C Company had been especially well handled by Captain Tupper and had defeated all hostile attempts during the day, and D Company, under Lieut. Morrell, with 2nd Lieut. Halliday to aid him, had made a fine local counter-attack and driven the Germans back at a critical time. A project was entertained by the 55th Brigade, when reinforced by the 4th Dismounted Brigade, for relieving the pressure at Fort Vendeuil, but this was vetoed by the Divisional General, who issued very emphatic orders that touch was to be maintained with the brigade on the right about Quessy, and it was clear that the battle zone of this latter force was in the hands of the enemy. This order therefore meant a withdrawal and that those troops in the forward zone of the 55th Brigade which could not be extricated must just surrender or die. Before withdrawal orders reached the Buffs, they had been busy, under cover of night, reorganizing, serving out food and ammunition and digging in.
The first hint of retreat came at half an hour after midnight, when an officer of the Machine Gun Corps arrived at " Clarence " with orders to take away the two Vickers guns which were there and with the information that a general withdrawal had been ordered to a position west of the canal. This was confirmed shortly afterwards by patrols of the 7th Queen's. These patrols had been sent up from the battle zone by the brigadier to deliver the orders to all the scattered parties of the Buffs and others which could he reached. Even now Colonel Ransome would not go back unless the order was confirmed, and his adjutant bicycled into Remigny to telephone for instructions. He, however, got a clear and distinct order that the Buffs were to retreat. So at 1.10 a.m. on the 22nd March the battalion head_quarters retired by small parties to the brigade at Liez, after destroying all papers and leaving behind many useful and pleasant stores. C Company had already arrived here with fragments of B, and soon after D Company came in, and before daylight in the morning the battalion had concentrated about La Faisanderie, but it now consisted of only three companies. The 55th Brigade Headquarters moved from Liez to Rouez.
It was later ascertained that the 7th Battalion The Buffs was the only unit of the 3rd Corps that was, on the afternoon of the 21st March, still holding out in the forward zone, and that its doing so resulted in other units being enabled to reorganize behind the Crozat Canal. At 2 o'clock in the afternoon the Buffs withdrew into a wood a little to the south and started to dig in on very empty stomachs. It was not, however, till 3.30 a.m. on the 23rd March that the battalion occupied its new position, as it had been called away to the support of the Queen's, and indeed very early on this date, too, C and D Companies had to be again placed at the disposal of the C.O. of that regiment, in order to fill a dangerous gap that existed between the left of the Queen's and the right of the East Surrey.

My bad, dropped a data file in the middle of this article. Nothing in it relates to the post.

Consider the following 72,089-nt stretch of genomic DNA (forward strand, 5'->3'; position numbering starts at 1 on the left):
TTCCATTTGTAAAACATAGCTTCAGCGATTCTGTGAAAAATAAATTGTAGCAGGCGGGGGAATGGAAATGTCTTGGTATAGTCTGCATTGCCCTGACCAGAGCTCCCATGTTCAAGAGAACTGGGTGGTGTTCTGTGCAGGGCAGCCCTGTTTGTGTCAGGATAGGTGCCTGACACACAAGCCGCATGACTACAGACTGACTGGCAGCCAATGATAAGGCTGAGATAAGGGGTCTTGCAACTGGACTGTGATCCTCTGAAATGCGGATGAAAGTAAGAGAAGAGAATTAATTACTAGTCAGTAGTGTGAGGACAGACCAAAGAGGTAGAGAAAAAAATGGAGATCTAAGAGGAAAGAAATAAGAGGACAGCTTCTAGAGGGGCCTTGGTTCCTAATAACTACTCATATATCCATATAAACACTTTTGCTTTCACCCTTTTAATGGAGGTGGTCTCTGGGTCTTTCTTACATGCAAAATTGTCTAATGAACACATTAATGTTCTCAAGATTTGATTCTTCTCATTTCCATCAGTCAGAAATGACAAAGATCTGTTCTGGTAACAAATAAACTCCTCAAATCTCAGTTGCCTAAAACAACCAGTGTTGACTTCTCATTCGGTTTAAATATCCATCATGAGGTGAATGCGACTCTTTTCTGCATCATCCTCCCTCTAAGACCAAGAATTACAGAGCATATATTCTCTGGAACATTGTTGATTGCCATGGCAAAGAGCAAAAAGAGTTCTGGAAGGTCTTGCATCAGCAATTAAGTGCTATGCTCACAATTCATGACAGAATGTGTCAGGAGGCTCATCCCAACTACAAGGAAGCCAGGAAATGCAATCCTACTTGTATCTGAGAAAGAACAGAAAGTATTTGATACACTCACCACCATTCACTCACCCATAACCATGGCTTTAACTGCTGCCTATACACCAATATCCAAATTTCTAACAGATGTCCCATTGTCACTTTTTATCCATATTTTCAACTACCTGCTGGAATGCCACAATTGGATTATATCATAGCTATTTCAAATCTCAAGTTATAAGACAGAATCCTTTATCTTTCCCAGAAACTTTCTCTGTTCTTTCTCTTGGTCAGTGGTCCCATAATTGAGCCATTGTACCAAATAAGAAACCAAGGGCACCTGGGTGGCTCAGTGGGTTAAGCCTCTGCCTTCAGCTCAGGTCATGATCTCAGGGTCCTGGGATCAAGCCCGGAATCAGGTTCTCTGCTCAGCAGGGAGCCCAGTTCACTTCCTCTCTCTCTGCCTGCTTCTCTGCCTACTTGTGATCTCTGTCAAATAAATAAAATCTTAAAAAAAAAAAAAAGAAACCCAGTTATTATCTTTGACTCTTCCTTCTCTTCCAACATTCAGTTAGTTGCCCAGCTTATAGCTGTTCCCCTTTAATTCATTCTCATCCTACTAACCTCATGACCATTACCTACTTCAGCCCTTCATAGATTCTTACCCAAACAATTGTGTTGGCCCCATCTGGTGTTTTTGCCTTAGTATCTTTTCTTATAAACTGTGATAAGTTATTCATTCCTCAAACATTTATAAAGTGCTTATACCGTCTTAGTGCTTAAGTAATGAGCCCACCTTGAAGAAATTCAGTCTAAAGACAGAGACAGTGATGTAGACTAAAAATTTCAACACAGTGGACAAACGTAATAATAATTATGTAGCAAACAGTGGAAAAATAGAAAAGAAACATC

Everybody prepared himself for a new day's fighting, the 55th Brigade being now in support of the forward troops. At 6 o'clock a French regiment, which had been expected, duly arrived. This unit had been de_tailed to make a counter-attack on the town of Tergnier and was to be supported by the Queen's, who fought that day under the command of Lt.-Colonel Bushell. This counter-attack was duly attempted, but the Frenchmen were very shortly back amongst the Buffs again. They seemed a fine, resolute lot, and they said they had gone up with only thirty five rounds of ammu_nition per man and had expended it all. Moreover, they had lost their way in the mist. The story of this counter-attack is not the history of the Buffs, but it may be here mentioned that Lt.-Colonel Bushell of the Queen's was the hero of the attempt. He appears to have led his own fellows and Frenchmen too with the greatest gallantry, and he was rewarded with a V.C.
From 8 o'clock in the morning there was confused fighting in the wood, where nothing beyond a range of fifty yards or so could be observed. Wounded men kept coming back to where Colonel Ransome's little party was, and all brought with them the same tale of the enemy's steady advance. Both Captain Morrell and 2nd Lieut. Halliday of the Buffs were badly wounded. Both were very gallant officers and a great loss at such a time. It appeared to Colonel Ransome, who com_manded the Buffs, that it was not much use stopping in the wood: nothing could be seen, and it was thought that its northern edge was being passed by the enemy; so it was decided to take up two old lines of trenches and pits which existed in an orchard two hundred yards in rear, and the headquarters of both Buffs and Queen's, with all sorts of fragments of companies and other small units, fell back to this place and there remained all day fighting a grim battle with the advancing foe. There were nine machine guns with the party, but only just enough personnel to work them. It was principally a machine gun fight and for a long time our weapons did very well, but the enemy kept bringing up more and more, while our supply of ammunition began to fail as the afternoon drew on. Every effort was made to get up more from the rear, but the difficulties were too great to overcome, and the enemy gradually began to gain fire superiority. During the afternoon those com_panies of the Buffs which had gone forward by direc_tion of the O.C. the Queen's, as well as other advanced parties of British troops, had rallied on Ransome's posi_tion, which proved an invaluable post for the purpose. The opinion of the brigadier of the 55th Brigade on this point is as follows :